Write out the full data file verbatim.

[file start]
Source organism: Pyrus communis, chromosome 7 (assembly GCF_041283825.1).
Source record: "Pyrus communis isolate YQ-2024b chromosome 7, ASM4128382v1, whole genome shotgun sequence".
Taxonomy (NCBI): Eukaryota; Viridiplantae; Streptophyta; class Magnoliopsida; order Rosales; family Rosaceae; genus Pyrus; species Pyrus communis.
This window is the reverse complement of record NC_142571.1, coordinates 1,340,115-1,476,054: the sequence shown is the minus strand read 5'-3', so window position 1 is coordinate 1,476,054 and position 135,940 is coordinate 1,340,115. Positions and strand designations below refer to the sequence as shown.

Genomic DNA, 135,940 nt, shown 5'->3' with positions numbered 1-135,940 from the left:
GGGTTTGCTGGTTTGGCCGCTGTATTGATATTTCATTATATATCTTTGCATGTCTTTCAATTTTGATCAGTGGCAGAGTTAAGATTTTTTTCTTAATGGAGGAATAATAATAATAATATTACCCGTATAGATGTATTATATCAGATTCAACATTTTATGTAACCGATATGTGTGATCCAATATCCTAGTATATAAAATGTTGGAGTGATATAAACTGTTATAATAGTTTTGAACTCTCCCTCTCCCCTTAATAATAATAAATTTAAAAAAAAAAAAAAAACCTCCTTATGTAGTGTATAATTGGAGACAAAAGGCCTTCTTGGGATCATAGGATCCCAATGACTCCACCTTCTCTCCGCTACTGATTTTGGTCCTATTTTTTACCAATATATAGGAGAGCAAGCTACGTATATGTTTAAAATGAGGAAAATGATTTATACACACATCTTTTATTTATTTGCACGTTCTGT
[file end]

Source organism: Pyrus communis, chromosome 7 (assembly GCF_041283825.1).
Source record: "Pyrus communis isolate YQ-2024b chromosome 7, ASM4128382v1, whole genome shotgun sequence".
Taxonomy (NCBI): Eukaryota; Viridiplantae; Streptophyta; class Magnoliopsida; order Rosales; family Rosaceae; genus Pyrus; species Pyrus communis.
This window is the reverse complement of record NC_142571.1, coordinates 1,340,115-1,476,054: the sequence shown is the minus strand read 5'-3', so window position 1 is coordinate 1,476,054 and position 135,940 is coordinate 1,340,115. Positions and strand designations below refer to the sequence as shown.

Genomic DNA, 135,940 nt, shown 5'->3' with positions numbered 1-135,940 from the left:
GGGTTTGCTGGTTTGGCCGCTGTATTGATATTTCATTATATATCTTTGCATGTCTTTCAATTTTGATCAGTGGCAGAGTTAAGATTTTTTTCTTAATGGAGGAATAATAATAATAATATTACCCGTATAGATGTATTATATCAGATTCAACATTTTATGTAACCGATATGTGTGATCCAATATCCTAGTATATAAAATGTTGGAGTGATATAAACTGTTATAATAGTTTTGAACTCTCCCTCTCCCCTTAATAATAATAAATTTAAAAAAAAAAAAAAAACCTCCTTATGTAGTGTATAATTGGAGACAAAAGGCCTTCTTGGGATCATAGGATCCCAATGACTCCACCTTCTCTCCGCTACTGATTTTGGTCCTATTTTTTACCAATATATAGGAGAGCAAGCTACGTATATGTTTAAAATGAGGAAAATGATTTATACACACATCTTTTATTTATTTGCACGTTCTGT